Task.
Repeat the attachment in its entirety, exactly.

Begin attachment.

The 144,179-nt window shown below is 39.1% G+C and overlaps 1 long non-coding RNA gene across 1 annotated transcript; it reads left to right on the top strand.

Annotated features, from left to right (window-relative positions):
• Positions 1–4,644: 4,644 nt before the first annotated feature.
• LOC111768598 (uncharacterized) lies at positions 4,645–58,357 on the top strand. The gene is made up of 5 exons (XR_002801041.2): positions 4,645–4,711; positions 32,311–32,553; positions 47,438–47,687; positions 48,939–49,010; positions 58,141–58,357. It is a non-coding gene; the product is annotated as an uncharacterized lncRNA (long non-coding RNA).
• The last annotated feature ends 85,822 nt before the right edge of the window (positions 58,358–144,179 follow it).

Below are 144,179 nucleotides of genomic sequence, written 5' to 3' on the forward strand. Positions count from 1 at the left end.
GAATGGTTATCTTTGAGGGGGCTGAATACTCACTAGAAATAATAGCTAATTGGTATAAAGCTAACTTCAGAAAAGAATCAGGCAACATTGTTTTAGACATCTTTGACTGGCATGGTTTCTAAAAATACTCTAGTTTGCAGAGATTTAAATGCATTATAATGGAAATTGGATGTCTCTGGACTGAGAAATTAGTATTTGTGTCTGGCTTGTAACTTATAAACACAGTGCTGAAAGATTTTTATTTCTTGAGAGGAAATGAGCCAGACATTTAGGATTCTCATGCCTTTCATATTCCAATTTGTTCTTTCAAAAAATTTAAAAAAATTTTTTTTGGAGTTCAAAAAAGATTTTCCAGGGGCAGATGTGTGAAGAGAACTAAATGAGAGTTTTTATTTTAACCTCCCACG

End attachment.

The 144,179-nt window shown below is 39.1% G+C and overlaps 1 long non-coding RNA gene across 1 annotated transcript; it reads left to right on the top strand.

Annotated features, from left to right (window-relative positions):
• Positions 1–4,644: 4,644 nt before the first annotated feature.
• LOC111768598 (uncharacterized) lies at positions 4,645–58,357 on the top strand. The gene is made up of 5 exons (XR_002801041.2): positions 4,645–4,711; positions 32,311–32,553; positions 47,438–47,687; positions 48,939–49,010; positions 58,141–58,357. It is a non-coding gene; the product is annotated as an uncharacterized lncRNA (long non-coding RNA).
• The last annotated feature ends 85,822 nt before the right edge of the window (positions 58,358–144,179 follow it).

Below are 144,179 nucleotides of genomic sequence, written 5' to 3' on the forward strand. Positions count from 1 at the left end.
GAATGGTTATCTTTGAGGGGGCTGAATACTCACTAGAAATAATAGCTAATTGGTATAAAGCTAACTTCAGAAAAGAATCAGGCAACATTGTTTTAGACATCTTTGACTGGCATGGTTTCTAAAAATACTCTAGTTTGCAGAGATTTAAATGCATTATAATGGAAATTGGATGTCTCTGGACTGAGAAATTAGTATTTGTGTCTGGCTTGTAACTTATAAACACAGTGCTGAAAGATTTTTATTTCTTGAGAGGAAATGAGCCAGACATTTAGGATTCTCATGCCTTTCATATTCCAATTTGTTCTTTCAAAAAATTTAAAAAAATTTTTTTTGGAGTTCAAAAAAGATTTTCCAGGGGCAGATGTGTGAAGAGAACTAAATGAGAGTTTTTATTTTAACCTCCCACG